Why so many tornadoes? It's a question that has been plaguing the nation due to the recent onslaught of large and dangerous tornadoes that have been ripping across the nation.
The deadly outbreak of 327 tornadoes across 21 states on April 25-28 of this year was the first major blow that Mother Nature delivered, taking 344 lives. April 27, 2011 actually broke the record for the most tornadoes in a single day, with a staggering number of 188.
Then on Sunday, disaster struck again. An EF-5 tornado ripped through the town of Joplin, MO, taking a quarter of the population's homes along with it. Not only that, but with the death toll is at 125 and is potentially still climbing. That ranks this tornado in the number one spot for the deadliest tornado in over 60 years.
Last night, 47 more initial tornado reports with at least 15 fatalities across 3 states.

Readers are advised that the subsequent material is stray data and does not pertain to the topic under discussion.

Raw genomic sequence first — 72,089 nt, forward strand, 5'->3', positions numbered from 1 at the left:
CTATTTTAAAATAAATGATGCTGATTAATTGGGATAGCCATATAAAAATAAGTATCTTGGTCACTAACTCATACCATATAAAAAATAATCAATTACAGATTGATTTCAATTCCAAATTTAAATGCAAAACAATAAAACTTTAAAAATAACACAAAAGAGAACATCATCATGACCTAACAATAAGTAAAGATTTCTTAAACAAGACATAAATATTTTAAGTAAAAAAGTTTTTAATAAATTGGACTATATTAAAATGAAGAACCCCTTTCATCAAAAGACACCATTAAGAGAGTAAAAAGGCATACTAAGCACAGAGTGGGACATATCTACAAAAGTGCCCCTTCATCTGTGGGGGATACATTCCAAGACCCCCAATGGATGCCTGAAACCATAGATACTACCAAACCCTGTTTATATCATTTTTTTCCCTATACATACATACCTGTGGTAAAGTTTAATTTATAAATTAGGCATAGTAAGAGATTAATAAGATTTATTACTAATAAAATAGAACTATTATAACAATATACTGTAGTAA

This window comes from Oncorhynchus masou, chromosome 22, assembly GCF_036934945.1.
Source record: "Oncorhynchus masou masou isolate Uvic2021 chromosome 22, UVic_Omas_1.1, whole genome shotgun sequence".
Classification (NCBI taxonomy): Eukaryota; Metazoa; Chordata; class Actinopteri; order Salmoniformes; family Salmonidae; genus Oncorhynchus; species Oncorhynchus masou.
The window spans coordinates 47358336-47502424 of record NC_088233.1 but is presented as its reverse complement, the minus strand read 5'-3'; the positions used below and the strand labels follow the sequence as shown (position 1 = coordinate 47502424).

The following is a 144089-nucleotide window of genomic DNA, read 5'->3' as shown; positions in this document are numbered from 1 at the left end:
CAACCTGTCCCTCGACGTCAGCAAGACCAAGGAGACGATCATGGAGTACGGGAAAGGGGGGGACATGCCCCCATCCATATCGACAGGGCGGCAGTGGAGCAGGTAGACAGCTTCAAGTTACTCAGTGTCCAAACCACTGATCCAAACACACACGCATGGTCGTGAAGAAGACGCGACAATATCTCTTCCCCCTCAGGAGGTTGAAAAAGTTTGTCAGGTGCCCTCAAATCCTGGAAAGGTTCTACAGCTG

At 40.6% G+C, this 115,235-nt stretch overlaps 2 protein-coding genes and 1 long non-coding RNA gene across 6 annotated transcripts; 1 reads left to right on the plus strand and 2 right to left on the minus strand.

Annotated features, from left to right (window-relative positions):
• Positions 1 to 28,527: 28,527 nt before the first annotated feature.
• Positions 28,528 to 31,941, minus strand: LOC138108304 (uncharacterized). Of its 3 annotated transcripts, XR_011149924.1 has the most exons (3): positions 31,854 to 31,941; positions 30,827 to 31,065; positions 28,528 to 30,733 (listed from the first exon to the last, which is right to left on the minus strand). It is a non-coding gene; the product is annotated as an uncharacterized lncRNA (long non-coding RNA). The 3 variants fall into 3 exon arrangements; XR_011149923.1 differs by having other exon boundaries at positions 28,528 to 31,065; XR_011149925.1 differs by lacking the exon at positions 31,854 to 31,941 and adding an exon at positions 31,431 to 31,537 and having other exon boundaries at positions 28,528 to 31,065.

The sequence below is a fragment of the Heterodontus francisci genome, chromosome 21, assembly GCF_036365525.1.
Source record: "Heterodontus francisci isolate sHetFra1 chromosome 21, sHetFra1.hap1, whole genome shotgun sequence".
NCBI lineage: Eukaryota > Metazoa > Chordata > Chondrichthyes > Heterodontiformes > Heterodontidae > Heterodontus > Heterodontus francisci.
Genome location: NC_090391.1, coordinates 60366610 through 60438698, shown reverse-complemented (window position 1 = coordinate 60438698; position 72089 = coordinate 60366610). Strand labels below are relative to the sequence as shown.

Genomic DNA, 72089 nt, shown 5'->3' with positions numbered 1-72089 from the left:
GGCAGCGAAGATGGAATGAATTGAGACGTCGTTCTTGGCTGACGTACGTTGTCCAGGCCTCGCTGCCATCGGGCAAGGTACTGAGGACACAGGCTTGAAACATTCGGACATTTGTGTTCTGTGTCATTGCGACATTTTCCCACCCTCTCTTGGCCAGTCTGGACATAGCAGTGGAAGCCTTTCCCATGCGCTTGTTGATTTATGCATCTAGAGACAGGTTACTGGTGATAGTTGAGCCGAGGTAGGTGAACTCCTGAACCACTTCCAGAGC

So why is this occurring? Many ingredients have contributed to this set up that is making the atmosphere primed for strong storm development.
First of all, the Gulf of Mexico's waters are running slightly warmer than normal, which is providing a locomotive of warm, moist air into the middle part of the country. When that muggy air collides with a punch of cool, dry air out of Canada, the atmosphere becomes unstable and thunderstorms form.
What is really helping these storms have the ferocious impact we have been seeing is the jet stream. For the past two months, it has been strong and moving right over the Rockies, which is providing additional energy and spin to these already deadly storms.
On average, 60 people die a year in the US from tornadoes. In April and May alone of this year, that number is close to 500. That makes 2011 the deadliest year for tornadoes since 1953 when 513 tornado related fatalities occured.